MLB will change playoff format — if cash is there

KEN FIDLIN, Toronto Sun

, Last Updated: 7:39 PM ET

NEW YORK — Sooner or later, Major League Baseball is going to listen to its inner Gordon Gecko and expand the playoffs.

In the past 40 years, the “greed is good” formula has led baseball’s post-season from a two-team, one series, winner-take-all format to an eight-team tournament.

As much as you might think the reason was to share the excitement of playoffs between more teams every year, it’s been all about money all along.

Fair enough. It’s a business. Soon enough, they will expand the Division Series in both leagues to seven games, though not soon enough to save the Twins, the Reds or the Rays who found themselves on the brink of immediate elimination in the blink of an eye. The next step after that will be to add one more layer of games and expand the post-season to include as many as a dozen teams.

There are limitations, of course, mostly to do with the weather. They’re already pushing things a little deep this season. If the World Series goes the limit, it will end on Nov. 4.

In his interview session before Saturday’s game in Texas, Rays manager Joe Maddon was banging the drum for a longer LDS. Now, it’s obvious if this was a seven-game series both his team and the Twins would have a little more wiggle room but that wasn’t his point.

Short series are simply unfair in that a team’s entire 25-man roster isn’t tested in the same way it is tested over the course of the regular season. Truth is, in a five-game series, a team could get away with using three starters and perhaps the same number of relievers.

The bench strength that is so crucial to success over a long season can become obscured. Most baseball people agree that longer series provide a more accurate test of a team’s mettle.

Given the 162-game schedule that already pushes the limits at both ends of the weather cycle, how do you accomplish that?

“Doubleheaders,” Maddon says.

Now, nothing can screw up a team’s pitching staff like a doubleheader. Two games in one day can overtax a pitching staff to the point that it takes a week to recover. But Maddon is suggesting that, for these four or five (or whatever number) of scheduled doubleheaders, rosters could be expanded on those days to lessen the burden on the pitching staffs.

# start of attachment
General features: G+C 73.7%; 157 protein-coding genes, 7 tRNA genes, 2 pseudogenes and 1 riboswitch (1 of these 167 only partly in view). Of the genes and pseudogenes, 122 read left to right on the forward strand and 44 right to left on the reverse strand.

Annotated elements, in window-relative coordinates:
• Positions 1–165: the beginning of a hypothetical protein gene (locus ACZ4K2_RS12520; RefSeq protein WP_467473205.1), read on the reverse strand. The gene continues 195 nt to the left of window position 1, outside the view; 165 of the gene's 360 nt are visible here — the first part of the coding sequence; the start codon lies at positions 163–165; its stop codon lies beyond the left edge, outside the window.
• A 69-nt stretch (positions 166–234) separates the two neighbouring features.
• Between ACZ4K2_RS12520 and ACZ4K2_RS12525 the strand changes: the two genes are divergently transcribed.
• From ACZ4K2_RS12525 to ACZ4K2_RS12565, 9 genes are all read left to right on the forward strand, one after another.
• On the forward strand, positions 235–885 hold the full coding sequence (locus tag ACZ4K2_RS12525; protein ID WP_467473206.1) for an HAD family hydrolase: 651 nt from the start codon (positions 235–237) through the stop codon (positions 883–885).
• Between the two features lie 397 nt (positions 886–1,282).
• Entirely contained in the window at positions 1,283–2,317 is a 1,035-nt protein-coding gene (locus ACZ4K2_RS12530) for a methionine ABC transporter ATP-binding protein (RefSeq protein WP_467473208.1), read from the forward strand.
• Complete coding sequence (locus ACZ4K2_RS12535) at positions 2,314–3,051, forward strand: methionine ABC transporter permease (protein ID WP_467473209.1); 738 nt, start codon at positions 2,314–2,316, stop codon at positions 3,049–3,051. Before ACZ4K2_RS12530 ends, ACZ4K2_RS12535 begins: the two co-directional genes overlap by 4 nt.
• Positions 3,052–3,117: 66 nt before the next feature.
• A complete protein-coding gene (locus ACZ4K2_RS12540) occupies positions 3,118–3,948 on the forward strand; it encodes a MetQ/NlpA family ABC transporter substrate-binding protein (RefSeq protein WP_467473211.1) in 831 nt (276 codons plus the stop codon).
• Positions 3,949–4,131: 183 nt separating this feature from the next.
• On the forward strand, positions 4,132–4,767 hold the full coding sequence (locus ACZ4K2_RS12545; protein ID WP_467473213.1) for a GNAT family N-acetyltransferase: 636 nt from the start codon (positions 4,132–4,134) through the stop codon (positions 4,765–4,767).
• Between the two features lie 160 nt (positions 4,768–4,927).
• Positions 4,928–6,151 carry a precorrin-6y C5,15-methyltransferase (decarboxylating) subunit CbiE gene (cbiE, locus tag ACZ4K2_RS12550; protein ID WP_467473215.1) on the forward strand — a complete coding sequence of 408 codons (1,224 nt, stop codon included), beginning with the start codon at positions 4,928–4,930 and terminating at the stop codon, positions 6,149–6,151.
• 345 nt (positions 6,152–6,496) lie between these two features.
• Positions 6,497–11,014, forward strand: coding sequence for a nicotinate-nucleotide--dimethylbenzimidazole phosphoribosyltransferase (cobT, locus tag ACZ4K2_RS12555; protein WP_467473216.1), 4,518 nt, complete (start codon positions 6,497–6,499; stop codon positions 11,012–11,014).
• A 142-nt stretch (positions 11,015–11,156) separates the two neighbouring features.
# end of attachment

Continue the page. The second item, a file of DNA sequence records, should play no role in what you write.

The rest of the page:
“Just because you are going to put a heavy strain on maybe a pitching staff in the middle of July as an example, which could negatively impact you for the week or two weeks after that, if you don’t have that extra guy or two to suck up an extra inning,” Maddon reasons. “I would prefer a seven-game series, but I would not want to extend this any further into the wintertime or the fall because that (World Series) we had in Philadelphia a couple of years ago was pretty nasty.”

Cito Gaston has long been a proponent of expanded playoffs and shorter seasons. He has suggested a 150-game schedule, a dozen teams in the playoffs and another full round of playoff games.

He believes the revenue that might be lost by shortening the season would be recouped because more teams would be in the September hunt, thus creating bigger crowds down the stretch in more cities.

Yankees manager Joe Girardi said he hasn’t really thought about it one way or the other.

“It would make it more interesting,” Girardi said. “It would give a different feel to the first round. I think clubs talk about the nervousness in the first round because it’s such a short series.

I guess I really don’t have a true feeling either way. I wouldn’t be opposed to it, though.”

The Twins might welcome such a change but nothing except, perhaps, electro-shock therapy can help them against the Yankees.

You want a long series? Well, in the last 13 playoff games (before Saturday) between the Twins and Yankees, the Yanks have won 11. But, if you include regular-season games in the eight seasons since Ron Gardenhire took over, the Twins have won just 18 of 74 meetings.

Bottom line, any playoff expansion will have to be justified by, well, the bottom line.

Baseball likes to talk about its “traditions” but no tradition can withstand the argument “Yeah, but we can make a quick buck with it.”

Once somebody is able to make that one stick, no change is too radical.


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